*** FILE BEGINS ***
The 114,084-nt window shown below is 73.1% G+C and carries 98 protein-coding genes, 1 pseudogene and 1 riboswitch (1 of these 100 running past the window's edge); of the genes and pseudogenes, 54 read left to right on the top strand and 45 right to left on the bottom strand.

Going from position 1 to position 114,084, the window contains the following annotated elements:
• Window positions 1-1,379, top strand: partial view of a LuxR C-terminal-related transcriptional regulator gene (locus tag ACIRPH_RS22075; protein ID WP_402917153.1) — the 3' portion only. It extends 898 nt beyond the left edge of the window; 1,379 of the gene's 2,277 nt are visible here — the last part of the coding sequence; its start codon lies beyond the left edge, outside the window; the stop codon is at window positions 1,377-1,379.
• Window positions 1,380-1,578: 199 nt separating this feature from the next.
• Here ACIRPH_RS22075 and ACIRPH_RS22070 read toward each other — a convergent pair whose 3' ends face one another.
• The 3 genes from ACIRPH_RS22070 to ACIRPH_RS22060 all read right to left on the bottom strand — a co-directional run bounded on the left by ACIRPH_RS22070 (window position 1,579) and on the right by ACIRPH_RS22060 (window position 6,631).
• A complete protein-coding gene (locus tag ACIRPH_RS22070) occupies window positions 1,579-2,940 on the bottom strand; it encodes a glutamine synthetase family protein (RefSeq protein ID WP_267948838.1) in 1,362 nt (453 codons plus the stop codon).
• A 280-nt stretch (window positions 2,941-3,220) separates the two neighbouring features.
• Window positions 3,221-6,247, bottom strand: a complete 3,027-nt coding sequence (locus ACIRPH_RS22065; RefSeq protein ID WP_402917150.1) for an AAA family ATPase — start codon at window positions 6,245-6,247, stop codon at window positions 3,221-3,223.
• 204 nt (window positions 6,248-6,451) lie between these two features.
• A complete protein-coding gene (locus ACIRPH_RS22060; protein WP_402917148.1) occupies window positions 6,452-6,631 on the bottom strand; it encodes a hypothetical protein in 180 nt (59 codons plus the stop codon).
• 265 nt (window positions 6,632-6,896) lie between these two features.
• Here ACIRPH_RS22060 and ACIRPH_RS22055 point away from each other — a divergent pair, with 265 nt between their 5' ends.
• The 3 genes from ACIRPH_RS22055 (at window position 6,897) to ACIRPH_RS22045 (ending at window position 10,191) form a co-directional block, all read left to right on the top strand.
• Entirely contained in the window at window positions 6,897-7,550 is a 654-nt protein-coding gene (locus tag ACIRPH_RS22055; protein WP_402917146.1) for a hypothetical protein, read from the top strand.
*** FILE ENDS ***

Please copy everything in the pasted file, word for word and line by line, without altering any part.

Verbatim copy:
The 114,084-nt window shown below is 73.1% G+C and carries 98 protein-coding genes, 1 pseudogene and 1 riboswitch (1 of these 100 running past the window's edge); of the genes and pseudogenes, 54 read left to right on the top strand and 45 right to left on the bottom strand.

Going from position 1 to position 114,084, the window contains the following annotated elements:
• Window positions 1-1,379, top strand: partial view of a LuxR C-terminal-related transcriptional regulator gene (locus tag ACIRPH_RS22075; protein ID WP_402917153.1) — the 3' portion only. It extends 898 nt beyond the left edge of the window; 1,379 of the gene's 2,277 nt are visible here — the last part of the coding sequence; its start codon lies beyond the left edge, outside the window; the stop codon is at window positions 1,377-1,379.
• Window positions 1,380-1,578: 199 nt separating this feature from the next.
• Here ACIRPH_RS22075 and ACIRPH_RS22070 read toward each other — a convergent pair whose 3' ends face one another.
• The 3 genes from ACIRPH_RS22070 to ACIRPH_RS22060 all read right to left on the bottom strand — a co-directional run bounded on the left by ACIRPH_RS22070 (window position 1,579) and on the right by ACIRPH_RS22060 (window position 6,631).
• A complete protein-coding gene (locus tag ACIRPH_RS22070) occupies window positions 1,579-2,940 on the bottom strand; it encodes a glutamine synthetase family protein (RefSeq protein ID WP_267948838.1) in 1,362 nt (453 codons plus the stop codon).
• A 280-nt stretch (window positions 2,941-3,220) separates the two neighbouring features.
• Window positions 3,221-6,247, bottom strand: a complete 3,027-nt coding sequence (locus ACIRPH_RS22065; RefSeq protein ID WP_402917150.1) for an AAA family ATPase — start codon at window positions 6,245-6,247, stop codon at window positions 3,221-3,223.
• 204 nt (window positions 6,248-6,451) lie between these two features.
• A complete protein-coding gene (locus ACIRPH_RS22060; protein WP_402917148.1) occupies window positions 6,452-6,631 on the bottom strand; it encodes a hypothetical protein in 180 nt (59 codons plus the stop codon).
• 265 nt (window positions 6,632-6,896) lie between these two features.
• Here ACIRPH_RS22060 and ACIRPH_RS22055 point away from each other — a divergent pair, with 265 nt between their 5' ends.
• The 3 genes from ACIRPH_RS22055 (at window position 6,897) to ACIRPH_RS22045 (ending at window position 10,191) form a co-directional block, all read left to right on the top strand.
• Entirely contained in the window at window positions 6,897-7,550 is a 654-nt protein-coding gene (locus tag ACIRPH_RS22055; protein WP_402917146.1) for a hypothetical protein, read from the top strand.